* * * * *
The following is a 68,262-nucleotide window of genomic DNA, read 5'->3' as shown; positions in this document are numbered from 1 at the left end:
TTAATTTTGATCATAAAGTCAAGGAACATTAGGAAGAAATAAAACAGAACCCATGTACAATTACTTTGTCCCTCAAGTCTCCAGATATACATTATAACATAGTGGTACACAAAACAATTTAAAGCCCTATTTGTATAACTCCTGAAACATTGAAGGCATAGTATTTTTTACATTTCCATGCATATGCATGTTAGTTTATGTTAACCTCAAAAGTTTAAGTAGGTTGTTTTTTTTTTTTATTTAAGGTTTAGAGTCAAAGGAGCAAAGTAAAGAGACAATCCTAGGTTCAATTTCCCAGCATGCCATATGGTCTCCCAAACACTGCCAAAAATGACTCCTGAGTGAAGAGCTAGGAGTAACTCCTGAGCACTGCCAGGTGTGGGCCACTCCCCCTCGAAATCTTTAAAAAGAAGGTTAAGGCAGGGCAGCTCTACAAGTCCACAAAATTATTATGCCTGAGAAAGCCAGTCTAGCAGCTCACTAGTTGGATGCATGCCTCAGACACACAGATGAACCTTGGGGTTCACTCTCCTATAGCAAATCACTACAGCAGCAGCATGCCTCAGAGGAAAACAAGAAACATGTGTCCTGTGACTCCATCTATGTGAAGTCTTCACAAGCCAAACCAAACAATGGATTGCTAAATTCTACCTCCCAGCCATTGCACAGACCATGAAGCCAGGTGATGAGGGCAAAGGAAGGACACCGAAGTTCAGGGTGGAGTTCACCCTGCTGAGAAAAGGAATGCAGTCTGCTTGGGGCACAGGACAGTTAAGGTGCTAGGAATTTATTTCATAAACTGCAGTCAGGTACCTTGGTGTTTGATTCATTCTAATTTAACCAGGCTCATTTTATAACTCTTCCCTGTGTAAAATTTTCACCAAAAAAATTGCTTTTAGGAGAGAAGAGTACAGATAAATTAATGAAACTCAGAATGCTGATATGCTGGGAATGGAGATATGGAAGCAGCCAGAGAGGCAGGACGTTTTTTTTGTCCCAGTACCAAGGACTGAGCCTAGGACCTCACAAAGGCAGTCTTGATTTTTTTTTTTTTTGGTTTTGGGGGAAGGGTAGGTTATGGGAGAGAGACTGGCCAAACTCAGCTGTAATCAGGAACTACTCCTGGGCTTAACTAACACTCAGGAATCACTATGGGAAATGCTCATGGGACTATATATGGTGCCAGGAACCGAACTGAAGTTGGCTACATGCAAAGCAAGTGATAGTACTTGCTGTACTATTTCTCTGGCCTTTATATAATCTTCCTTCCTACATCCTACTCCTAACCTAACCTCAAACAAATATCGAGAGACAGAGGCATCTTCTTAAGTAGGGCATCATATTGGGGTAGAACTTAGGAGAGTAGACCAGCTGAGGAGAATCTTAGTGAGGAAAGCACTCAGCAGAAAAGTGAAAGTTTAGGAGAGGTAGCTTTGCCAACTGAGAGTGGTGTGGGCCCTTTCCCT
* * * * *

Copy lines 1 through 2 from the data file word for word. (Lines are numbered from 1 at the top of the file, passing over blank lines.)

The following is a 68,262-nucleotide window of genomic DNA, read 5'->3' as shown; positions in this document are numbered from 1 at the left end:
TTAATTTTGATCATAAAGTCAAGGAACATTAGGAAGAAATAAAACAGAACCCATGTACAATTACTTTGTCCCTCAAGTCTCCAGATATACATTATAACATAGTGGTACACAAAACAATTTAAAGCCCTATTTGTATAACTCCTGAAACATTGAAGGCATAGTATTTTTTACATTTCCATGCATATGCATGTTAGTTTATGTTAACCTCAAAAGTTTAAGTAGGTTGTTTTTTTTTTTTATTTAAGGTTTAGAGTCAAAGGAGCAAAGTAAAGAGACAATCCTAGGTTCAATTTCCCAGCATGCCATATGGTCTCCCAAACACTGCCAAAAATGACTCCTGAGTGAAGAGCTAGGAGTAACTCCTGAGCACTGCCAGGTGTGGGCCACTCCCCCTCGAAATCTTTAAAAAGAAGGTTAAGGCAGGGCAGCTCTACAAGTCCACAAAATTATTATGCCTGAGAAAGCCAGTCTAGCAGCTCACTAGTTGGATGCATGCCTCAGACACACAGATGAACCTTGGGGTTCACTCTCCTATAGCAAATCACTACAGCAGCAGCATGCCTCAGAGGAAAACAAGAAACATGTGTCCTGTGACTCCATCTATGTGAAGTCTTCACAAGCCAAACCAAACAATGGATTGCTAAATTCTACCTCCCAGCCATTGCACAGACCATGAAGCCAGGTGATGAGGGCAAAGGAAGGACACCGAAGTTCAGGGTGGAGTTCACCCTGCTGAGAAAAGGAATGCAGTCTGCTTGGGGCACAGGACAGTTAAGGTGCTAGGAATTTATTTCATAAACTGCAGTCAGGTACCTTGGTGTTTGATTCATTCTAATTTAACCAGGCTCATTTTATAACTCTTCCCTGTGTAAAATTTTCACCAAAAAAATTGCTTTTAGGAGAGAAGAGTACAGATAAATTAATGAAACTCAGAATGCTGATATGCTGGGAATGGAGATATGGAAGCAGCCAGAGAGGCAGGACGTTTTTTTTGTCCCAGTACCAAGGACTGAGCCTAGGACCTCACAAAGGCAGTCTTGATTTTTTTTTTTTTTGGTTTTGGGGGAAGGGTAGGTTATGGGAGAGAGACTGGCCAAACTCAGCTGTAATCAGGAACTACTCCTGGGCTTAACTAACACTCAGGAATCACTATGGGAAATGCTCATGGGACTATATATGGTGCCAGGAACCGAACTGAAGTTGGCTACATGCAAAGCAAGTGATAGTACTTGCTGTACTATTTCTCTGGCCTTTATATAATCTTCCTTCCTACATCCTACTCCTAACCTAACCTCAAACAAATATCGAGAGACAGAGGCATCTTCTTAAGTAGGGCATCATATTGGGGTAGAACTTAGGAGAGTAGACCAGCTGAGGAGAATCTTAGTGAGGAAAGCACTCAGCAGAAAAGTGAAAGTTTAGGAGAGGTAGCTTTGCCAACTGAGAGTGGTGTGGGCCCTTTCCCT